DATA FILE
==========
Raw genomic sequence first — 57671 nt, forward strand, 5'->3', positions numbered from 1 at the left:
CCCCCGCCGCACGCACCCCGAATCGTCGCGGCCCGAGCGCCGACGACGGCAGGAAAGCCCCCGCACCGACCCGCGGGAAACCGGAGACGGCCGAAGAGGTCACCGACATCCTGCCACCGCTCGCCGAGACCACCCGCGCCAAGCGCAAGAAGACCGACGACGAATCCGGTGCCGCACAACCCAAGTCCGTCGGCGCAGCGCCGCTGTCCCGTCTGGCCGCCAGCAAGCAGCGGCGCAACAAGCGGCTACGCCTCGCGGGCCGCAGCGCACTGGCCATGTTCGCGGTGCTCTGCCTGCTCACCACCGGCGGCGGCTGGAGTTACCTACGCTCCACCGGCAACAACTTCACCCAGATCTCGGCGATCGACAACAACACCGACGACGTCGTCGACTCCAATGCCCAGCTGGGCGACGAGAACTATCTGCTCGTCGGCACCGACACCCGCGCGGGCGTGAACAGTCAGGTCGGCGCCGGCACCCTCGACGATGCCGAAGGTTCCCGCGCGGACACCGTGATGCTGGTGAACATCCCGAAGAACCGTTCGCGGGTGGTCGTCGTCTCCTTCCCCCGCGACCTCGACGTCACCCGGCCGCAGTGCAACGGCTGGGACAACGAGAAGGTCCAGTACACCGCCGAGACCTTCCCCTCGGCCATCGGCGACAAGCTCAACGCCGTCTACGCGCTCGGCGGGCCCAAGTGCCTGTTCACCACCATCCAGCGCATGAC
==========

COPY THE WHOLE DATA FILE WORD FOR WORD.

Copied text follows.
Raw genomic sequence first — 57671 nt, forward strand, 5'->3', positions numbered from 1 at the left:
CCCCCGCCGCACGCACCCCGAATCGTCGCGGCCCGAGCGCCGACGACGGCAGGAAAGCCCCCGCACCGACCCGCGGGAAACCGGAGACGGCCGAAGAGGTCACCGACATCCTGCCACCGCTCGCCGAGACCACCCGCGCCAAGCGCAAGAAGACCGACGACGAATCCGGTGCCGCACAACCCAAGTCCGTCGGCGCAGCGCCGCTGTCCCGTCTGGCCGCCAGCAAGCAGCGGCGCAACAAGCGGCTACGCCTCGCGGGCCGCAGCGCACTGGCCATGTTCGCGGTGCTCTGCCTGCTCACCACCGGCGGCGGCTGGAGTTACCTACGCTCCACCGGCAACAACTTCACCCAGATCTCGGCGATCGACAACAACACCGACGACGTCGTCGACTCCAATGCCCAGCTGGGCGACGAGAACTATCTGCTCGTCGGCACCGACACCCGCGCGGGCGTGAACAGTCAGGTCGGCGCCGGCACCCTCGACGATGCCGAAGGTTCCCGCGCGGACACCGTGATGCTGGTGAACATCCCGAAGAACCGTTCGCGGGTGGTCGTCGTCTCCTTCCCCCGCGACCTCGACGTCACCCGGCCGCAGTGCAACGGCTGGGACAACGAGAAGGTCCAGTACACCGCCGAGACCTTCCCCTCGGCCATCGGCGACAAGCTCAACGCCGTCTACGCGCTCGGCGGGCCCAAGTGCCTGTTCACCACCATCCAGCGCATGAC